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David Skinns learns from past mistakes, earns back TOUR card

4 Min Read

Tour Bound

David Skinns learns from past mistakes, earns back TOUR card

    Written by Adam Stanley @Adam_Stanley

    David Skinns has three kids, and his eldest is a sports-obsessed 9-year-old. He’s getting pretty good at baseball, and dad is trying to instill in him what it takes to be your best, and what it takes to give a max effort.

    “Regardless of what they end up doing, I’m showing them what it takes to be great and to have that desire to be great,” Skinns said. “It’s something I don’t ever want to lose myself, and I don’t want them to lose that either.”

    After a tough stint on the PGA TOUR a year ago, Skinns, 41, turned around the way he approached being a professional golfer – old dog, new tricks and all that. But his back-to-basics approach to the game has led to five top-10 finishes on the 2023 Korn Ferry Tour, including a win at the Club Car Championship at The Landings Golf & Athletic Club and two more near-misses.

    Back to basics means back to the PGA TOUR. Skinns has secured a spot in the top 30 on the 2023 Korn Ferry Tour Points List, and he’ll be awarded 2024 PGA TOUR membership after the Korn Ferry Tour Finals.

    Skinns finished ninth at the season-opening The Bahamas Great Exuma Classic at Sandals Emerald Bay, a result he was pleasantly surprised with. Kick-starting the Korn Ferry Tour season hasn’t necessarily been his strong suit, he admits. After a few weeks off, he felt totally in control of things in Savannah, winning for the third time in his Korn Ferry Tour career.

    72nd-hole coverage: David Skinns wins Club Car Championship

    Skinns thought he played well enough to win at the HomeTown Lenders Championship and the BMW Charity Pro-Am presented by TD SYNNEX – “We could be sitting here having a different conversation about three wins and back to the PGA TOUR,” Skinns said with a laugh – but his year-long solid play is a credit to his improved process.

    “The PGA TOUR … that’s where I learned I didn’t have a very good handle on my process,” Skinns said. “You look at what the best in the world are doing and they know exactly what they need to do each day. You don’t see them very much because they’ve got their stuff squared away.”

    Skinns finished 197th on the FedExCup standings last season, his first full campaign on the PGA TOUR. He missed 12 cuts, while finding the weekend 11 times. Skinns decided to change coaches last year, going to long-time TOUR teacher Josh Gregory.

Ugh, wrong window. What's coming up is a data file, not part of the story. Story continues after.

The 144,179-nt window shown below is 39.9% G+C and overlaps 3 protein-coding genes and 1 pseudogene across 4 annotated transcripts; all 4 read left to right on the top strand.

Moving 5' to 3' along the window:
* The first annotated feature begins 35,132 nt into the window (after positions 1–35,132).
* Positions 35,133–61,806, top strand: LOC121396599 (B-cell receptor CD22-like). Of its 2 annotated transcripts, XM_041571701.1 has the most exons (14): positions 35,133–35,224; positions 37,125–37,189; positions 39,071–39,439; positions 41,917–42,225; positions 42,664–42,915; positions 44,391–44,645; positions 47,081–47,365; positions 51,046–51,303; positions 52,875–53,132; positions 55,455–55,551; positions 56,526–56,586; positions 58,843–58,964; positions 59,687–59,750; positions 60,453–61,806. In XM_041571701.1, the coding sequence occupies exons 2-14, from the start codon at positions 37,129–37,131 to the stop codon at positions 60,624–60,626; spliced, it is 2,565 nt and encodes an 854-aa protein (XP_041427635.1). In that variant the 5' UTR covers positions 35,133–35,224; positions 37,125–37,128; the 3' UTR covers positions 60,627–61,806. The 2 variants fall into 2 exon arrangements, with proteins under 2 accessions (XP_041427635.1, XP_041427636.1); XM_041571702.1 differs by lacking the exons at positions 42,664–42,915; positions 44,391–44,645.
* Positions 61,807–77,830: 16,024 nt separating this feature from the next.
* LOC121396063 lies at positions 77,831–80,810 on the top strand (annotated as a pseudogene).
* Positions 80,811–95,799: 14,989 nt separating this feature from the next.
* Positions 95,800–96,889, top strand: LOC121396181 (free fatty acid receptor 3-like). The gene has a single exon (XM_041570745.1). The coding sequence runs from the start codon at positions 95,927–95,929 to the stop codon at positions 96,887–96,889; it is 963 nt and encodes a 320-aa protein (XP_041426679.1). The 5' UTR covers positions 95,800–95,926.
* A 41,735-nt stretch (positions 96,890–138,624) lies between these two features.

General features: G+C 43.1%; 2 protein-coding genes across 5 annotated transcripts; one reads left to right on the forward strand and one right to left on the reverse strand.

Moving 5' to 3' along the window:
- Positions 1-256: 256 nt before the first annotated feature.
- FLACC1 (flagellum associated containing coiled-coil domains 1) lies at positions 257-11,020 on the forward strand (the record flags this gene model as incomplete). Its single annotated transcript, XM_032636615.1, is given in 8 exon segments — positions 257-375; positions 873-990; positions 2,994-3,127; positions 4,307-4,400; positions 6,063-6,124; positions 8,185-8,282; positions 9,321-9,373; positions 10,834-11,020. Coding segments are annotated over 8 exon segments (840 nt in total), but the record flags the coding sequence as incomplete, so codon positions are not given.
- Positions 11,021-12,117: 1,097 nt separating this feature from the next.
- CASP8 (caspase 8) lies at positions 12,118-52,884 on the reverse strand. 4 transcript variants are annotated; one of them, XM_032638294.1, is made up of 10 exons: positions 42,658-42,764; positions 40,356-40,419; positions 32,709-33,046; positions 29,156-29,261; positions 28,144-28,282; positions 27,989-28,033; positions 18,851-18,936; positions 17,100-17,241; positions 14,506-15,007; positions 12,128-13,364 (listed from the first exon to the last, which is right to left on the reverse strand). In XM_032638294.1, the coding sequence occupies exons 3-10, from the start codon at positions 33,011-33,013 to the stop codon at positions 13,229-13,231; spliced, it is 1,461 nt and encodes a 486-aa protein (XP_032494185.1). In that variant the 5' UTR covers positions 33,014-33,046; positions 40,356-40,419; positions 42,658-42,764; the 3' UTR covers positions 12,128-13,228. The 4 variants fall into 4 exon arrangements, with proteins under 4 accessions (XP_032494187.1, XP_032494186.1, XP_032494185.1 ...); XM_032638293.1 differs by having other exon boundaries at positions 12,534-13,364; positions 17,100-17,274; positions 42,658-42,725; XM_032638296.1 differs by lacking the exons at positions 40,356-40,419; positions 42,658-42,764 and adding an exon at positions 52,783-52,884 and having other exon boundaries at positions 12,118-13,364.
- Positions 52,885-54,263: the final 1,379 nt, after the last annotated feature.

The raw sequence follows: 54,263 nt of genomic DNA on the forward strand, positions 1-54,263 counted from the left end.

Gregory helped Skinns become more efficient with his practice, meaning he can now spend less time at the course early in the week, hence conserving energy. He’s comfortable in, simply put, working with what he has.

    “That’s a huge thing, especially on the PGA TOUR. It was a good eye-opener for me not being as good as I should have been,” Skinns said. “I’ve known Josh for a long time. Respected what he’s done throughout his career and is just a great fit for me. I don’t need a lot of technical instruction. I’m 40 years old, I’m not changing my golf swing.

    “I needed to learn how to be better at maximizing what I can do.”

    Skinns is the first to admit he knows athletes are getting bigger and faster and stronger. It happens in every sport.

    “But I don’t see any reason why I should lag behind just because I’m 40,” he continued. “It’s not like I’m unable to walk or move; I can still move it quickly and I’m fairly cognizant of keeping the body going. I’m not that old yet.”

    Skinns has always been a speedy swinger – in fact, he was 36th on TOUR in clubhead speed last season. He’s seen plenty of youngsters come out who are polished, not intimidated, and who can hit it a mile.

    “But golf is not just a game of hammering it as far as you can; there’s more that goes into it,” Skinns said. “I don’t feel like anything has passed me by.

    “Yeah, they might be bigger or stronger but at the end of the day you still have to get it into the hole, and I’m pretty decent at that.”

    So, Skinns will head back to the PGA TOUR a year older. But there’s a new sort of confidence under the hood, plenty of speed still left, and a renewed sense of belonging on the biggest stage in the sport.

    Besides, he’s got a trio at home he wants to keep inspiring.

    “I’m trying to show (my kids) that dad has still got a bit in the tank. But it takes a lot,” Skinns said. “I’m trying to show that there’s nothing given. You’ve got to go out and earn it. And I’m trying to show them that.”

    What did he earn? A PGA TOUR card, once again.

    David Skinns and Stephen Cox's friendship

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